Archive for the 'Tech' Category

Samsung Series 9 NP900X3C Linux Review: Beautiful

Purchased a Samsung Series 9 13.3 on the 15th August (as there was a cashback offer for purchases after this date, and I’m a student). It arrived two days later, with scratches on the lid. Fortunately, Amazon sent me a replacement and I got that within about 5 days.

Unwrapping it shocks the senses. So thin, light and yet powerful. The first thing I did was boot up and enter the BIOS. When Samsung say a 9 hour battery life, they rely on a 100% charge (naturally), but the BIOS recommends a Extended Life setting, which caps charging at 80%.

Booted into Windows 7, not bad speeds for a Sandisk U100 (sigh, that’s so getting ripped out) and every piece of bloatware under the sun. Within 10 minutes I PXE booted and purged the Windows 7 installation and recovery partitions with Linux. I wanted Wheezy, but it’s not released yet, and Ubuntu Precise is supposed to be a power saving beast, so I whacked on a minimal version of Ubuntu (netboot install).

I installed the very basics of packages: gdm gnome-shell dropbear.

GDM’s autologin feature is broken. Which is a bit of a pain. As for lightdm, that has issues of its own, so I put up with GDM’s lack of autologin. Not wanting Unity, or GNOME3, I stuck with GNOME Classic, which does the job.

First thing I noticed was the CPU governor changed to “ondemand” frequently. This annoyed me a little (I prefer conservative). I found the /etc/init.d/ondemand script and was able to modify it — it runs in the background and after 60 seconds kicks the governor into ondemand by default. I also adjusted the scaling frequencies. Powertop initially was not looking great, but by writing my own pm-utils scripts this improved. With good tunables, I wrote some scripts to mount CIFS, turn off KB backlight, adjust screen backlight and turn off the Bluetooth radio by default. I’m now able to get 7 hours of wireless browsing with 30% brightness and my 80% charge.

I wanted a Linux laptop, as it sure beats virtualising, and I doubted if this would make the cut. My worries were the 4GB RAM. With a Windows mindset, it’s a bit weak for a developer, but on Linux, I can have make -j4 on the kernel, Firefox open and only be consuming 700MB RAM. It’s going to be very hard to get through all this memory, and I’m glad I bought the 13″ rather than the 15″ model.

The only gripe with running it in Linux is a kernel bug where ACPI state changes are not detected properly. For example, if I put my laptop on charge, it takes a reboot before Linux will detect the battery is on charge. Likewise with removal of power. It’s a minor issue though, that doesn’t present in Windows mind, but I’m hopeful a future BIOS update will resolve this problem.

With the samsung-laptop kernel module, most FN hotkeys work, and those that don’t can be fixed quite easily. With newer packages, and by the time we hit Quantal, this laptop will likely be a perfect machine for Linux.

Gripes: Not perfect in Linux — but this will improve, and for Windows, i.e. most users, there’s no problems. The Sandisk U100 is not the best of SSDs, and a Crucial M4 SSD would have gone down a lot better. Having said that, I don’t need blazing fast speeds, and my boot is not bad, about 10 seconds (including GRUB2 3 second timeout).

All in all, a beautiful laptop, that’s only going to get better in time

Network issues

Hi everyone,

As you are aware both my personal blog and the Raspbmc website went down. This was because of some ‘clever’ idiot who decided to attack me with a SYN flood attack on Port 80. This method of attack abuses the TCP protocol by flooding a network with SYN packets and ignoring the SYN/SYNACK/ACK handshaking protocol. Some suggested that Raspbmc was just very popular. I wish I could blame this as the cause of it going down. But it has been verified that the attack was malicious and was a SYN flood.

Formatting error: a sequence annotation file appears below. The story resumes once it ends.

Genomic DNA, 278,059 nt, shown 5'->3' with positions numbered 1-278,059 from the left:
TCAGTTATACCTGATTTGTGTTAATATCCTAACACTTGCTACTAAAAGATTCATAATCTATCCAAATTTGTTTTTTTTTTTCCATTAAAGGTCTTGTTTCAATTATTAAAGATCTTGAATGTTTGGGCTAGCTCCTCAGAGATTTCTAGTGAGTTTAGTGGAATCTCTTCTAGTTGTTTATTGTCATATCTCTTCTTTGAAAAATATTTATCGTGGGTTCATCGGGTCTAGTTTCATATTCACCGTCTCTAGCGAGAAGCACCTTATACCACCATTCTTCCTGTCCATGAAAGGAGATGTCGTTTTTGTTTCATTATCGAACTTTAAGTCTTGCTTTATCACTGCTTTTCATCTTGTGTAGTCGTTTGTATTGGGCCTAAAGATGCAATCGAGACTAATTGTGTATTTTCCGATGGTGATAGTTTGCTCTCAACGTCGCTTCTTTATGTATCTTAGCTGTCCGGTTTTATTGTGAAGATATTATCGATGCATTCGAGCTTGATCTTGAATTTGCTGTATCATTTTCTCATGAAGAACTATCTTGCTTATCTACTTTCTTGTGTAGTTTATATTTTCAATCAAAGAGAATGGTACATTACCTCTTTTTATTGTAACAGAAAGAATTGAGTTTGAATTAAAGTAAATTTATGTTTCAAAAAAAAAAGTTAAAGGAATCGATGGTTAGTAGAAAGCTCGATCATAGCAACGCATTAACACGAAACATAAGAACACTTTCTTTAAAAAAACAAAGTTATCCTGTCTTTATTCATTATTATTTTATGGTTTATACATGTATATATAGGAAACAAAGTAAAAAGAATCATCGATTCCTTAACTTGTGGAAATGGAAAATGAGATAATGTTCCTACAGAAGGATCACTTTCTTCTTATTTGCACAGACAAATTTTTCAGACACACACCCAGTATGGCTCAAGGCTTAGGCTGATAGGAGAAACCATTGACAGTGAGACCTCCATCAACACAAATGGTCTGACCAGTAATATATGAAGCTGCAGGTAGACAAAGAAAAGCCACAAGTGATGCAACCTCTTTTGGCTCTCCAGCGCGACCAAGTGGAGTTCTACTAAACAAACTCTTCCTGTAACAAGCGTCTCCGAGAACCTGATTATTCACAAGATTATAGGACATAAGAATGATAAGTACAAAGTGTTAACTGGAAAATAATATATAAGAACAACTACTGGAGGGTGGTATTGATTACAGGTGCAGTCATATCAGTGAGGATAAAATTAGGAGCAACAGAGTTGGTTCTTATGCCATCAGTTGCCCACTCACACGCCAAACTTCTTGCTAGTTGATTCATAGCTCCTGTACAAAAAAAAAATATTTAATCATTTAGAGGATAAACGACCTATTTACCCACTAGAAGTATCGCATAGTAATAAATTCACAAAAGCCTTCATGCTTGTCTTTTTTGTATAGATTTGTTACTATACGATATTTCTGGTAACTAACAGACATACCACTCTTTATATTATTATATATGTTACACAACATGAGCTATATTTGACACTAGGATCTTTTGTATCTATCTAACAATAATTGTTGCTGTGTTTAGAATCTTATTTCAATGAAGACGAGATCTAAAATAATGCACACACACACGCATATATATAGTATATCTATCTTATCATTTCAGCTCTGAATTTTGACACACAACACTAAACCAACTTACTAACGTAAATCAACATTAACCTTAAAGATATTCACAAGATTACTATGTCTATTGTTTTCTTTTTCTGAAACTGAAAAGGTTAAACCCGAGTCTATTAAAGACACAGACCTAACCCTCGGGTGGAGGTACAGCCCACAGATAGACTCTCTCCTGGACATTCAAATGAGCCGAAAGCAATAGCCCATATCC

For those wondering. A SYN flood is not a skillful attack, but rather a simplistic and idiotic attack that a five year old could pull off. Conversely, it takes skill to defend against them. Initially, I tried SYN cookies, but this didn’t alleviate symptoms. As you can see here below, within a few seconds of re-enabling Port 80 on the hardware firewall, I ended up back down again.

That is the amount of SYN requests after reopening Port 80 on the hardware firewall after 30 seconds.

Thursday evening, and I couldn’t do much to fix the problem. This was because I had an exam the next day, and that takes priority. To make matters worst, my web host was having ‘email’ issues. 2AM Friday, it comes back up. I figured the guy got bored and moved on to something more challenging. Then, Friday 2PM again, the guy strikes again. That afternoon though, a nice guy at NodeDeploy, Ben, who was mirroring Raspbmc for me, steps in. The reason you are able to view this page now is because of him. By tightening the HW firewall, I configured it as such so he only has access to Port 80. We then change A records to the NodeDeploy firewall, which then reverse proxies, returning pages from my server. It’s a bit slower, but it’ll do for now. Throwing 10Gbps of SYN filtering at the problem and the DDoser is small fish.

The first thing that comes to mind when being DDosed is who may be behind it. For me, and a couple of others, it is abundantly clear. Hint: if you are going to DDos me in the future, make sure you spoof the IP of every packet. I won’t name anyone, because without 100% proof, which can’t ever be established, it would be considered slander. What I will say, is that the person who did this did not want RC3 of Raspbmc to be released, hence the impeccable timing. Another interesting thing, is that the attacker did not ICMP flood (ping), but chose to SYN flood. This allowed them to exploit a fault in Raspbmc, namely the issue that Raspbmc checks the Stm Labs server by ping, and if this is successful, attempts to contact the update system. The problem here, was that my server responded to ping, but due to SYN flood, would not serve the files. This meant the boot became stuck. Raspbmc was meant to check for uptime of my server, which it did, but only did so on ping and not HTTP. Thus the attacker has been very specific in their method of attack. Unsurprisingly, the suspected attacker was browsing SVN on Wednesday and browsed the update-system directory of the repository. The attacker was looking for bugs to exploit. This bug did not affect Crystalbuntu users, and soon enough, it will be fixed for Raspbmc users too.